Turning to Australia, a slowing Chinese economy will be pivotal given the importance of the trade relationship. Growth in export volumes and commodity prices have been a tailwind for our economy in recent years but this is now waning. The outlook for domestic demand is mixed. There is good news, we are finally seeing some modest growth in household income which has been absent in recent years.
The bad news is the positive impulse from public spending and the mining recovery is peaking, while a contraction in credit is deflating an overvalued housing sector and creating stresses in some indebted sections of the economy. Consumption, the dominant force in the economy, has been supported in recent years by a reduction in the savings rate as income growth has been anaemic. The savings rate is now low and unlikely to fall further however, so we need to see an increase in wages to sustain growth in spending from here.
Australian household indebtedness is high for a developed economy and credit will no longer be a source of support, particularly as banks tighten unsecured lending. Consumer confidence is the critical swing factor and falling house prices don’t help. Recent weakness in retail sales and discretionary spending would suggest households are becoming more cautious. State and federal elections this year are likely to dampen spending further and disrupt business continuity.
For the optimists on the economic outlook, who have pointed to a recovery in business investment, a cursory look at the latest NAB business survey of business confidence would be alarming (Fig 8)
On balance we suspect the economy will lose momentum this year, absent an external shock or disorderly deflation of the housing bubble, we are unlikely to see an outright contraction in activity any time soon as a new Federal Labour Government is likely to boost spending and wages buttressing domestic demand.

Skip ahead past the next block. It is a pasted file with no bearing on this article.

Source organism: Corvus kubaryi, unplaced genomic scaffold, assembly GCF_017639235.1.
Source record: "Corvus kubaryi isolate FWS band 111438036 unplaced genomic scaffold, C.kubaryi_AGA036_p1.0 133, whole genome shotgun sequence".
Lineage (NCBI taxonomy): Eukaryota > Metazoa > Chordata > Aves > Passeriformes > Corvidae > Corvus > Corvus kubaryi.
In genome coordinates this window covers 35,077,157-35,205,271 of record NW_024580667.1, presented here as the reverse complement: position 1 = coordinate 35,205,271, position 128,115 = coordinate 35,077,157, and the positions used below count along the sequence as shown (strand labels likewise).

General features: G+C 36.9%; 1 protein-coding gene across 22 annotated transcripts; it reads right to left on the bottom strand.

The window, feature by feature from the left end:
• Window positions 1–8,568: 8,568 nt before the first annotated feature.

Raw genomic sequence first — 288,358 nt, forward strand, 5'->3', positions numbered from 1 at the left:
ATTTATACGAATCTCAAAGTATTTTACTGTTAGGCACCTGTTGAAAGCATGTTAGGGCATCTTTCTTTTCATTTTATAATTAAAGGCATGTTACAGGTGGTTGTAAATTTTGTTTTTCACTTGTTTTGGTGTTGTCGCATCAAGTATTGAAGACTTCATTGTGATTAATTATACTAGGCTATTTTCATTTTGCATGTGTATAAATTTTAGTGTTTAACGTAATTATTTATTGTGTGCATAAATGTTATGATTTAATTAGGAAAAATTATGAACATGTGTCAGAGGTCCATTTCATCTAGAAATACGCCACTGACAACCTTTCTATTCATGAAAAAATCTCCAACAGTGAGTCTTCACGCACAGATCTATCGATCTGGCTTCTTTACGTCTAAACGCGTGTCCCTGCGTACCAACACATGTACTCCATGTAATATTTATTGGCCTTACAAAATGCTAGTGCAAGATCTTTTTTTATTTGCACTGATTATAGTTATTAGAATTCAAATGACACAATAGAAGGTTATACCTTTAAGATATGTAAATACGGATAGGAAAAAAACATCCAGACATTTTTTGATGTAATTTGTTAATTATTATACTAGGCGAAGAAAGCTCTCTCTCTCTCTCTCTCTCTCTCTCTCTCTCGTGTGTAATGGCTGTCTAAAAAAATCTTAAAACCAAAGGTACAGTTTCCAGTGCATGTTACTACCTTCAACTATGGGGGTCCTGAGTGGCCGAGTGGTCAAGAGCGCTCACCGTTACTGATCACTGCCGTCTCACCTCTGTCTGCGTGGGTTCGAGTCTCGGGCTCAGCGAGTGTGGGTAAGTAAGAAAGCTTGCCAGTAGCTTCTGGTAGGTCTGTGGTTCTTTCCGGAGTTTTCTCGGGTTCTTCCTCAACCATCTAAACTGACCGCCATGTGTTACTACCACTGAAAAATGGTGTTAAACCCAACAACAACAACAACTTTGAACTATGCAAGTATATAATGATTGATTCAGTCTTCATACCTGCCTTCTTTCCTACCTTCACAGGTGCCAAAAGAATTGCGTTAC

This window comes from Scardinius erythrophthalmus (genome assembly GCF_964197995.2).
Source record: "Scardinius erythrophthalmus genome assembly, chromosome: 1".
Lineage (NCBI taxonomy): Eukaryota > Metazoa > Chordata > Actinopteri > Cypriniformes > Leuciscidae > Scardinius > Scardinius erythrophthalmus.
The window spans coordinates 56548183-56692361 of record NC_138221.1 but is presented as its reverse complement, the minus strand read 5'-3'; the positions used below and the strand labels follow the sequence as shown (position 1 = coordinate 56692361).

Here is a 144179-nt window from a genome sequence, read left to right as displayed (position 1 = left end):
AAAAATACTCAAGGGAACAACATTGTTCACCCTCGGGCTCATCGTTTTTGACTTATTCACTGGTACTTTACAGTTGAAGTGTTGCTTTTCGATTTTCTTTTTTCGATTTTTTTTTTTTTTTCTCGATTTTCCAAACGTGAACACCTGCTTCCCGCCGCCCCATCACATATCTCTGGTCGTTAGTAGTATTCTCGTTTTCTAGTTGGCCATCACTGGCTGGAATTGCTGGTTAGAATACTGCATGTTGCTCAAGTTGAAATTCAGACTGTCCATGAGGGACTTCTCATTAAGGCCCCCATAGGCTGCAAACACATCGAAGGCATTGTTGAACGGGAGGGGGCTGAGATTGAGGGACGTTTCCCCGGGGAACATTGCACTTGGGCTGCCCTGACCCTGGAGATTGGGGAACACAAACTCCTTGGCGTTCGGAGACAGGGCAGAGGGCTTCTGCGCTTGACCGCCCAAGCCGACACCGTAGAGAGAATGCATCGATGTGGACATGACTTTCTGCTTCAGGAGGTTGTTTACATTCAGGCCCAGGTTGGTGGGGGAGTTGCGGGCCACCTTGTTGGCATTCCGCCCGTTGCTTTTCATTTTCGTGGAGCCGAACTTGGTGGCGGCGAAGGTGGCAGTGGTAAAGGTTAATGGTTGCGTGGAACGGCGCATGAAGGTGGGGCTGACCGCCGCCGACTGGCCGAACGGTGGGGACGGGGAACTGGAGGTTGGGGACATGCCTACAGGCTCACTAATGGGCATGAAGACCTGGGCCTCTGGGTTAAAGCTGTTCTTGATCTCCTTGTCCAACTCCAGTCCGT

As for the share market - I am firmly in the Bear camp. I cannot see shares making a new high any time soon; we could however very well see the market test new lows later this year or early next year.
Key sections of the market are challenged - profits are unlikely to grow for the major banks in the medium term; this is also true for defensive sectors such as telecom and utilities. Mining companies have held up remarkably well given the slowdown in China and will most likely trade sideways from here. This leaves the broader industrial market where growth is still overvalued (Fig 9) despite the recent pullback, and profit expectations are likely to be paired back as the economy slows.
The funds are overweight the defensive segments of the market: infrastructure, regulated utilities, property, general insurance and staples; while maintaining shorts in housing and retail. The portfolio is neutral in mining, with shorts in the bulk commodity producers and longs in base metals and gold. We are in a bear market for oil, given the weaker demand backdrop and are defensively positioned in this sector. Overall, we retain our fully hedged position which has served us well in recent months though stock selection has detracted from performance